About 18 months ago, I received an email from a one-time acquaintance of Ivaan's and mine named Tom. We'd engaged him as an eBay trader in 2005 to help us sell Ivaan's massive vintage camera collection. Once the camera equipment was sold, our contact with Tom ended. He was an entrepreneur, and he moved on to other activities. Following Ivaan's death, there were lots of changes in my life, and I was just glad that over 700 vintage cameras were not accompanying me on my journey. I continued with my university studies, continued Ivaan's jewellery work, bought and sold some real estate, and eventually found myself living in this rural paradise. That's when I heard from Tom. His wife was interested in learning jewellery making and he thought I might be willing to help her. That was a short conversation. I also don't teach people to drive, so....nope. A few months later, we were once again in touch, as Tom was interested in buying some of my jewellery making equipment for his wife. During the transaction, Tom asked if I would be willing to sell Ivaan's entire inventory to him. Initially I had no interest. How does one even do a valuation of an artist's life's work? What would Ivaan's family think? Tom persisted. He wanted to buy the rights to Ivaan's name, his website, this blog, all the inventory, the masters, the rubber moulds, the photographs, everything. 40 years of work. I consulted Ivaan's family; with some reservations, they agreed that it would in theory be a good idea to have someone continue his work. Tom and his wife came over, looked over all the inventory, photographed it, and went away to discuss it with their family. Eventually, we agreed that Tom would bring a monetary offer. He asked if he needed a lawyer. I equivocated: he didn't need a lawyer to make a without-prejudice verbal offer, but he was free to consult a lawyer before putting an offer in writing. Meanwhile, a longtime Toronto jewellery shop we'd worked happily with in the past expressed an interest in taking over Ivaan's work. I waited, not able to decide what to do. Time passed. Nothing from Tom. Eventually I emailed Tom and said if he planned to make an offer, he should do so. He did. He made an offer by email. I was so shocked, I couldn't even bring myself to respond. So I didn't. Weeks passed. Tom got in touch again. He reiterated the same offer. I felt as though I'd been spat on. A pair of wedding bands by Ivaan would cost more than he was offering for Ivaan's life's work. The jewellery shop's offer will have to wait. Several people have come wanting to buy jewellery by Ivaan since then. They'll have to wait too. It will be a long time till I'm able to look at Ivaan's art without feeling revulsion that I might have entrusted his life's work to the wrong hands.

Thursday, December 15, 2022


In my fever to get things done around the property, I hit upon the idea of putting in an orchard. Not a massive orchard, you understand, but a domestic sized orchard with a few apple trees, a pear tree or two, maybe a peach tree, and a specialty tree: I wanted to plant a crabapple tree in memory of my friend Natalka's mother, Daria Husar Struk, who died in 2020, at age 100. Daria was a marvel. She even picked her time to die very well: just before the advent of Covid-19, which she would have enjoyed even less than the rest of us. Daria loved the pink blossoms of a crabapple tree, and I discussed with Natalka my wish to plant a tree in her memory. The first summer I moved here, an excellent young guy named Mark built four raised vegetable beds for me. Mark has a business called Gourmet Greens Organics, and he's a wealth of knowledge about planting vegetables. I sent Mark an email, asking if he'd come and inspect a flat area on my south lawn for its suitability as the site of a dwarf orchard. This flat area had previously been a large gravel children's play area with swings and slides and a climbing apparatus. I'd removed most of the gravel, depositing in on my neighbours' driveway, whereupon goldenrod plants took over, rooting very lightly amidst the gravel. Mark agreed that we could plant a drawf orchard of about eleven trees, but first we'd have to cut down about a dozen old pines that were casting too much shadow on the lawn. (Notice I refer to "we". In truth, the only "we" part of this operation has been the sunny afternoon that I pulled up lots of dead goldenrod.) Mark chainsawed down the pines and a dead spruce or two, plus one maple which will make excellent firewood a few years from now. Yesterday he brought in a wood chipper and - you know how it is when you steam spinach? You put a mountain of spinach in the steamer and four minutes later you have one small helping of steamed spinach. That's what the wood chipper was like. There's maybe a few bushels of wood chips on the south lawn, but those chips will be like steamed spinach at the base of my fruit trees early this spring. However, I know very well that this will be a legacy orchard, for I might not be here by the time the first apple is picked. Stand by for photos.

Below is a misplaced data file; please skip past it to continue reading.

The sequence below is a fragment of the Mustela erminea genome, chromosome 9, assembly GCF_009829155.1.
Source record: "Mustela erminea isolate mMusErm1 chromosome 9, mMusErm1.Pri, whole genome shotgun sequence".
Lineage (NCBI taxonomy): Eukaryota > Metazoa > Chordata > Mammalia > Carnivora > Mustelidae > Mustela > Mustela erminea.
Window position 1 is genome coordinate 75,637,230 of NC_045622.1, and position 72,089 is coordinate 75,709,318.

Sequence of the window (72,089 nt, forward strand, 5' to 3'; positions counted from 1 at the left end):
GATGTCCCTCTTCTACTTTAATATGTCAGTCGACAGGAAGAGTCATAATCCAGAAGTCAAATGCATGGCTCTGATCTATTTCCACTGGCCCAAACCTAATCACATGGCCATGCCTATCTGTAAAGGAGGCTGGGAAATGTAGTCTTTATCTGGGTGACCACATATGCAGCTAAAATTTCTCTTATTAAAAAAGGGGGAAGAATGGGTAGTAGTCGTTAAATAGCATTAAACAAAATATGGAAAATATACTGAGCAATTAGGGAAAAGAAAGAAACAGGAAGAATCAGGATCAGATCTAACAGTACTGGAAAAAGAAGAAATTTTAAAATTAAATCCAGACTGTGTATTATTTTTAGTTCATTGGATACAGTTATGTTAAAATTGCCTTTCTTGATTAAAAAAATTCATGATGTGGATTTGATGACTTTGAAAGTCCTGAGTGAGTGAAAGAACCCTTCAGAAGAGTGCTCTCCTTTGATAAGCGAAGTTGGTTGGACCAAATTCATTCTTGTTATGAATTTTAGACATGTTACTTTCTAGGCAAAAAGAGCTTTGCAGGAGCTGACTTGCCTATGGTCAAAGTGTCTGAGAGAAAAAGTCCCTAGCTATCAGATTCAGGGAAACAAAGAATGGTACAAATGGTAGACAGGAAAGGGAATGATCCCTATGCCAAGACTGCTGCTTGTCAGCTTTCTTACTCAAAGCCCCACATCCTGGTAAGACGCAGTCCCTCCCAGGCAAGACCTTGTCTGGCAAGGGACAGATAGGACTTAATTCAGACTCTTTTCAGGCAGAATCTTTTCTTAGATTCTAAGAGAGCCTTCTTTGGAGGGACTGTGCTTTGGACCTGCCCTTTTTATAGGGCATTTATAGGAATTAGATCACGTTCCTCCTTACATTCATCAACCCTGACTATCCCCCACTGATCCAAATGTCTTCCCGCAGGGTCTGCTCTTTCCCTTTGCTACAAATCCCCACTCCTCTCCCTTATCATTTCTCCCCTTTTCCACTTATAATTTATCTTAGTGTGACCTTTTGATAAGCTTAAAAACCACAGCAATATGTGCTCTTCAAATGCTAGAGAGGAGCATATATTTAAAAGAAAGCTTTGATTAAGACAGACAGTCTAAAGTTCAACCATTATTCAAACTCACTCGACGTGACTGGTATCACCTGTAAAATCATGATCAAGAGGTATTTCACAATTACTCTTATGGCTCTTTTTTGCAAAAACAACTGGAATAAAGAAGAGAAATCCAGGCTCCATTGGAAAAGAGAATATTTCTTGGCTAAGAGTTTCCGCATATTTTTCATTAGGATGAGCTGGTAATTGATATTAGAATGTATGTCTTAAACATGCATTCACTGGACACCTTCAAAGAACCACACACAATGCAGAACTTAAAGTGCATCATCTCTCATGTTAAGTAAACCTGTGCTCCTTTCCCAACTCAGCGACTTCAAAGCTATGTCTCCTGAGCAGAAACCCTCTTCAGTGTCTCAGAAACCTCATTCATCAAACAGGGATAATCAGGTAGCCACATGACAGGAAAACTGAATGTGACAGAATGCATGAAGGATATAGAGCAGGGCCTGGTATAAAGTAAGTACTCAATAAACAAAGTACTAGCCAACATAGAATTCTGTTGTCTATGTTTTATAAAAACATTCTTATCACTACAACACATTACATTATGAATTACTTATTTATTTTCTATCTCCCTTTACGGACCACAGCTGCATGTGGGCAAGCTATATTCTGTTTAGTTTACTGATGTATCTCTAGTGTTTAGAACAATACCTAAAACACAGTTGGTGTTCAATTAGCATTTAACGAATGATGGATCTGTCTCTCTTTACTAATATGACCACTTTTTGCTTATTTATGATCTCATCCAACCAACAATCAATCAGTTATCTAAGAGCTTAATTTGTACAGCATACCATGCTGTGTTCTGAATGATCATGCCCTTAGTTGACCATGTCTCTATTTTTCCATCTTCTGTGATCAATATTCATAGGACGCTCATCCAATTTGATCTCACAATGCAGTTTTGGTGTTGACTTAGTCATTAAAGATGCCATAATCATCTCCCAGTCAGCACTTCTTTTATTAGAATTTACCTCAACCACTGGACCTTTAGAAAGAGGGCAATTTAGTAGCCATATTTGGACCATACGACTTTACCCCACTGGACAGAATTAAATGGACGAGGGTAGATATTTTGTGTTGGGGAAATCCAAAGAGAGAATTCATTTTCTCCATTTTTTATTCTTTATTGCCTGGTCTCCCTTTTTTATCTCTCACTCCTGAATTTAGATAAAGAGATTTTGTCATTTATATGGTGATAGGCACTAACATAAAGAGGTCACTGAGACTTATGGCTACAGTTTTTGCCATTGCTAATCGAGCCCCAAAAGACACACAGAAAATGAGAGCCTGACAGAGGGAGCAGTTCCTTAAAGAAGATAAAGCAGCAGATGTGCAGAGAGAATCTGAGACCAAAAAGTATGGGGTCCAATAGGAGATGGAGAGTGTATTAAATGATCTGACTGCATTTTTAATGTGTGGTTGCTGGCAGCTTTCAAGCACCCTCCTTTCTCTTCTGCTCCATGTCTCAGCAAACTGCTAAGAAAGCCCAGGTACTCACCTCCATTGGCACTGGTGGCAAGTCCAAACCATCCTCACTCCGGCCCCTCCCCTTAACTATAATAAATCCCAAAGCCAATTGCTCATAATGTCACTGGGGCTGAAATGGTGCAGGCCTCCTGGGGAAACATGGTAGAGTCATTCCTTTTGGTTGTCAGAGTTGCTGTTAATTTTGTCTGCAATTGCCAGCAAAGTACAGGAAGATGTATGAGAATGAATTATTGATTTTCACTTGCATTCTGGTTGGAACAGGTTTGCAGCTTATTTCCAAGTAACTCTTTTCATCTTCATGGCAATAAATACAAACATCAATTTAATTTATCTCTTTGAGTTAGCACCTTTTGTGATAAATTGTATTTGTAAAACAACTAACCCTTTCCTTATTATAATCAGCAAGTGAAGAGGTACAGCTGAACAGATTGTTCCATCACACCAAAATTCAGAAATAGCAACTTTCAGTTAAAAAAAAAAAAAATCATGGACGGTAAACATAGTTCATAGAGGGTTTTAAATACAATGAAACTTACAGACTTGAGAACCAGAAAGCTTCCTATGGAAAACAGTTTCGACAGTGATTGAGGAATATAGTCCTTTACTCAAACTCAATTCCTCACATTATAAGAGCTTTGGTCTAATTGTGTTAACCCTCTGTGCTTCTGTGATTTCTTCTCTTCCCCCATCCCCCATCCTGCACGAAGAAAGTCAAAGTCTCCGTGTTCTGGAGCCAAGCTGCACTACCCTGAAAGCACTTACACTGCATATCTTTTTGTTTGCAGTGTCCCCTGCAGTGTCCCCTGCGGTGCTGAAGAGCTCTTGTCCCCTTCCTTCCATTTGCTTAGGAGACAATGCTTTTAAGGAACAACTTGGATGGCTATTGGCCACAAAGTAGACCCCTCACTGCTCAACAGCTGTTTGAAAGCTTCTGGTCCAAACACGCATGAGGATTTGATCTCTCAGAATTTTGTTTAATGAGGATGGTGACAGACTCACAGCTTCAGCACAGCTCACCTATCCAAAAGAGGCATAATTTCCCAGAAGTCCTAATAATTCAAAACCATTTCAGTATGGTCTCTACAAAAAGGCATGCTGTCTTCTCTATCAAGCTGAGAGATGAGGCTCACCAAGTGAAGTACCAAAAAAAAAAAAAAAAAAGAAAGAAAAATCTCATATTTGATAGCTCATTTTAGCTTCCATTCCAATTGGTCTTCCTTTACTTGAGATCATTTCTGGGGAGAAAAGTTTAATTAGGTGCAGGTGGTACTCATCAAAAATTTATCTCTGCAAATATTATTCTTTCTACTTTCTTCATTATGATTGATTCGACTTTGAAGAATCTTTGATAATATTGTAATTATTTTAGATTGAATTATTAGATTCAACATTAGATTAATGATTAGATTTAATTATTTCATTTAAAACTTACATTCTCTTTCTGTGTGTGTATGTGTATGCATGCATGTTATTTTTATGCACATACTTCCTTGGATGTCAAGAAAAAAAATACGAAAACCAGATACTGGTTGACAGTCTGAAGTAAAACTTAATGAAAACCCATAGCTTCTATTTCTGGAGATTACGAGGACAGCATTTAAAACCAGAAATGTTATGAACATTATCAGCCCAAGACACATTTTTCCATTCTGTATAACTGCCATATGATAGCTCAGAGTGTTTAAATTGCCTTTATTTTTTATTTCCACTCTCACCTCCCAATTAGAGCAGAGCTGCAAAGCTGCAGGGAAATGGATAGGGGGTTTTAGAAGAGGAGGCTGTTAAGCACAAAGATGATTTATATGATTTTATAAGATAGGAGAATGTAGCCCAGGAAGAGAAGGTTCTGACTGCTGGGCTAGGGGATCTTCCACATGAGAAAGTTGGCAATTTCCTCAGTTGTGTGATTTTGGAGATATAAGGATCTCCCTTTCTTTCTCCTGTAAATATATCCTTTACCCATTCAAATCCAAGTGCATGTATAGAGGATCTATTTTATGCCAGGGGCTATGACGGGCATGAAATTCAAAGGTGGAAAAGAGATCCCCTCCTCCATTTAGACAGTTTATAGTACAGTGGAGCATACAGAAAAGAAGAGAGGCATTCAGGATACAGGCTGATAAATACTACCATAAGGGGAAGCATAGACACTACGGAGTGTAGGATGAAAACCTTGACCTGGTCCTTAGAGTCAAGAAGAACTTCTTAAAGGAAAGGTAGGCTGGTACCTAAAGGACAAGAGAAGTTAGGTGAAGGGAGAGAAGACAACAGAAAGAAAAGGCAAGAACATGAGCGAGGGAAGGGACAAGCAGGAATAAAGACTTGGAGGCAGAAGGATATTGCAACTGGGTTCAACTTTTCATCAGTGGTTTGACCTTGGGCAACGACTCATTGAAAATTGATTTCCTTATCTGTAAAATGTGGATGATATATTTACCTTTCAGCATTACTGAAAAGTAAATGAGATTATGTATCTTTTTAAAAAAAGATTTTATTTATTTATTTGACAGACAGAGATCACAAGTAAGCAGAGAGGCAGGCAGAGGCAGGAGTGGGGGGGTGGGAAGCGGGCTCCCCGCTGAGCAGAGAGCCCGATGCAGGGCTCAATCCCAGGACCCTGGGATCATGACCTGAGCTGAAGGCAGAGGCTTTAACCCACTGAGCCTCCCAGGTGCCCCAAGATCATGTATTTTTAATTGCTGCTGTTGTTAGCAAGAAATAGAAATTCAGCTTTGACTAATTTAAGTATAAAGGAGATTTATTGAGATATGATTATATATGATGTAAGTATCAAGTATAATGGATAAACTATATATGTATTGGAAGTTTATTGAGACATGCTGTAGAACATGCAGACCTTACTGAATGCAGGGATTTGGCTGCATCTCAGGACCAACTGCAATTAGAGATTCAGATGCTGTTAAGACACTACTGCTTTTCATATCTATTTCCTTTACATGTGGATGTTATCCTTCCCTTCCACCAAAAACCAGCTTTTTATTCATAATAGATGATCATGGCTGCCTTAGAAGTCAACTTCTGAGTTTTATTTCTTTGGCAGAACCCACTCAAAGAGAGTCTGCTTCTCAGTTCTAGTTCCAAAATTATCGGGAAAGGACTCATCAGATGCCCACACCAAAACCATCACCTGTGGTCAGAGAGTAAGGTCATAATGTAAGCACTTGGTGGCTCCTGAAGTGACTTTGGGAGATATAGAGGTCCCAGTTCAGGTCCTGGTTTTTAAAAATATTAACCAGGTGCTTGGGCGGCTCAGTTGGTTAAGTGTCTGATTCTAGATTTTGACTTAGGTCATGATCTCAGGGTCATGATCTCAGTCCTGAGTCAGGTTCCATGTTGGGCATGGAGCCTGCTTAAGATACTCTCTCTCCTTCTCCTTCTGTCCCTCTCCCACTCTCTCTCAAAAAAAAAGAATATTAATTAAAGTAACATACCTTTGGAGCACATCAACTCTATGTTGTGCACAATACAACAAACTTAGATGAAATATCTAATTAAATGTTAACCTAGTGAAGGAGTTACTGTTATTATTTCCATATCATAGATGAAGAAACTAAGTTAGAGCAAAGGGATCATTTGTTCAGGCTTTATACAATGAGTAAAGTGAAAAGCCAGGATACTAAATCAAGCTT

Last year I decided I wanted to replace the heavy wooden gates at the south entrance to the property. Each gate was an impenetrable 8 feet by 8 feet and they weighed a ton. Because of their weight, they had started to drag on the ground, making them very hard to open when a service truck needed to drive onto the property. Also, they looked formidable, as though they should come with their own moat and drawbridge. I liked the more open, friendly look of a set of metal farm gates. Happily, steel farm gates come prepainted in green, and I'm a fan of colour, especially when I don't have to apply it. I ordered a set of farm gates and the corresponding bolts from a nearby farm supply business, and they promptly delivered them. I figured I'd install them myself....till I picked up one of the gates and found I could only move it about a foot at a time. In my nearby little village, finding a handyman would be harder than finding a hardware store and, believe me, there's no hardware store here. You want hardware? You're probably driving to Orangeville, whether you like it or not. Now, oddly enough, the Home Hardware store in Orangeville is well equipped, and it even has a notice board in the front entrance, with the services of several handymen advertised. I took some cards, and the first one to call me back was Casey. I asked if he could install farm gates. He could. He did, and very efficiently, too. Here's my farm gates. They sure look nice and level, just the way I'd hoped. Now I won't have to dig a moat and install a drawbridge. Thank you, Casey!